The majority of Britain's politicians don't know where money comes from, despite being tasked with deciding how much of it ends up being spent, according to a poll of MPs published today.
Only 15 per cent of MPs surveyed answered correctly when asked a true/false question on whether banks create money when they make loans.
Almost two-thirds of the 50 MPs surveyed by Dods for campaign group Positive Money wrongly thought banks can't create money, while a quarter admitted they didn't know.
Read more: Politicians get lost in search of the fabled Magic Money Tree
In a far from stellar field Conservative MPs outperformed slightly “in this regard”, with 19 per cent answering correctly, compared to only one in 20 Labour MPs.
More than three-quarters of the MPs surveyed incorrectly believed that only the government has the ability to create new money. Some 23 per cent knew this to be false, with Labour performing better than the Conservatives.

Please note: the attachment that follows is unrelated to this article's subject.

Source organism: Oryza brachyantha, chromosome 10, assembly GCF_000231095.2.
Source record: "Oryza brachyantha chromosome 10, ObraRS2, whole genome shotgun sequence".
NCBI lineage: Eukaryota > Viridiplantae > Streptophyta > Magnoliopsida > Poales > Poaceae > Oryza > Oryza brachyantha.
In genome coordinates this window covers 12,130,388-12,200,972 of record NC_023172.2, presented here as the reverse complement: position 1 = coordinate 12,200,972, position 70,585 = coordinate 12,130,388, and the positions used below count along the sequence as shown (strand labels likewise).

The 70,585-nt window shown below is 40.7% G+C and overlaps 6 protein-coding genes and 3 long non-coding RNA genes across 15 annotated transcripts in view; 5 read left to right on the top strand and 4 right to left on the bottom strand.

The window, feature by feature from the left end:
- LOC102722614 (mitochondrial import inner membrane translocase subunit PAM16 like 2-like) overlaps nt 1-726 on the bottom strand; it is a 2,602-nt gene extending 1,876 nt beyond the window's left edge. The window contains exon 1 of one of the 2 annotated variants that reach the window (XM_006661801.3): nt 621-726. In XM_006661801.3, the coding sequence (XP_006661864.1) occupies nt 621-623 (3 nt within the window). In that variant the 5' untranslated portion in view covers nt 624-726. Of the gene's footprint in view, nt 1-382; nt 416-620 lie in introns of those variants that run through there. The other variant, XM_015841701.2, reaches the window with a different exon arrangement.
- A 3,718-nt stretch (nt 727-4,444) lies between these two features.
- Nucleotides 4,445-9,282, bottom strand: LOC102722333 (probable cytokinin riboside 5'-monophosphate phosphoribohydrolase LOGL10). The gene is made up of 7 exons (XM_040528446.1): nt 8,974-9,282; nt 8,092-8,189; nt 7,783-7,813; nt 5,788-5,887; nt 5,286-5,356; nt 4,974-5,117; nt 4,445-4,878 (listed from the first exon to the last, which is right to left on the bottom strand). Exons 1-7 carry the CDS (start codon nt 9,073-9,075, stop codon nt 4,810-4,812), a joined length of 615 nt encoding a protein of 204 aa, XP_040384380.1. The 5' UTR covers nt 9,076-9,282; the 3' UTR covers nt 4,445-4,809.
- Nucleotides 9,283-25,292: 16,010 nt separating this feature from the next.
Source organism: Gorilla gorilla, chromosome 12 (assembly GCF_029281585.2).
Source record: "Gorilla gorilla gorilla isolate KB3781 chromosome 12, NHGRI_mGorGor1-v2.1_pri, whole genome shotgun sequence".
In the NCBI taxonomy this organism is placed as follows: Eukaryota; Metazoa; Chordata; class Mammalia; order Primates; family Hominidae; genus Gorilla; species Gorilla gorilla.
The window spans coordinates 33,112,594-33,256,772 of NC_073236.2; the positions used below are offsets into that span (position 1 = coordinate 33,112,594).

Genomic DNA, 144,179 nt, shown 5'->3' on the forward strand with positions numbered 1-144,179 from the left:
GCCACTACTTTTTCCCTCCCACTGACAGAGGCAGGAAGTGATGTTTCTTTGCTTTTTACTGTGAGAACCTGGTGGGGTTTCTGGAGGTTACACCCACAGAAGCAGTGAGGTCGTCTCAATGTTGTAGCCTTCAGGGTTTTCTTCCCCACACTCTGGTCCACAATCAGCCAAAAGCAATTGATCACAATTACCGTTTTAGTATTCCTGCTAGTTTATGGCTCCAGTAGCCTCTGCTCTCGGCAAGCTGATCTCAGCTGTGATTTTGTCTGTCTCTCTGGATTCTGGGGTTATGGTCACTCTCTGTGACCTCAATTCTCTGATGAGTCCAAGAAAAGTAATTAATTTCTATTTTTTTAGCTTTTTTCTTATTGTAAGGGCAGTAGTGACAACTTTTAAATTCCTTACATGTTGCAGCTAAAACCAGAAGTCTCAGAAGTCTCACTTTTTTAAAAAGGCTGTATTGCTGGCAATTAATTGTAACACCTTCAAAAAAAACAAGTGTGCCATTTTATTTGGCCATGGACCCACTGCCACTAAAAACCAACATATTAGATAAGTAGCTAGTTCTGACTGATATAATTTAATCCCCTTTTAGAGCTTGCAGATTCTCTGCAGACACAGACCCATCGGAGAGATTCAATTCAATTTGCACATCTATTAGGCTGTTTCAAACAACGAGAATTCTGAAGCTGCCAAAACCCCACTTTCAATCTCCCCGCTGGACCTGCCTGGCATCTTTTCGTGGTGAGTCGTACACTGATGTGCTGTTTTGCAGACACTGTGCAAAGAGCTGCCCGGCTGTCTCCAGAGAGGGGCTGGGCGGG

The Bank of England has previously intervened to point out that most money in the UK begins as a bank loan. In a 2014 article the Bank pointed out that “whenever a bank makes a loan, it simultaneously creates a matching deposit in the borrower’s bank account, thereby creating new money.”
The perception of money creation has been complicated further by the unorthodox use of quantitative easing, in which the government creates money electronically, which is then used to buy financial assets.
Fran Boait, executive director of Positive Money, said: “Despite their confidence in telling the public that there is ‘no magic money tree’ to pay for vital services, politicians themselves are shockingly ignorant of where money actually comes from.
“There is in fact a ‘magic money tree’, but it’s in the hands of commercial banks, such as Barclays, HSBC and RBS, who create money whenever they make loans."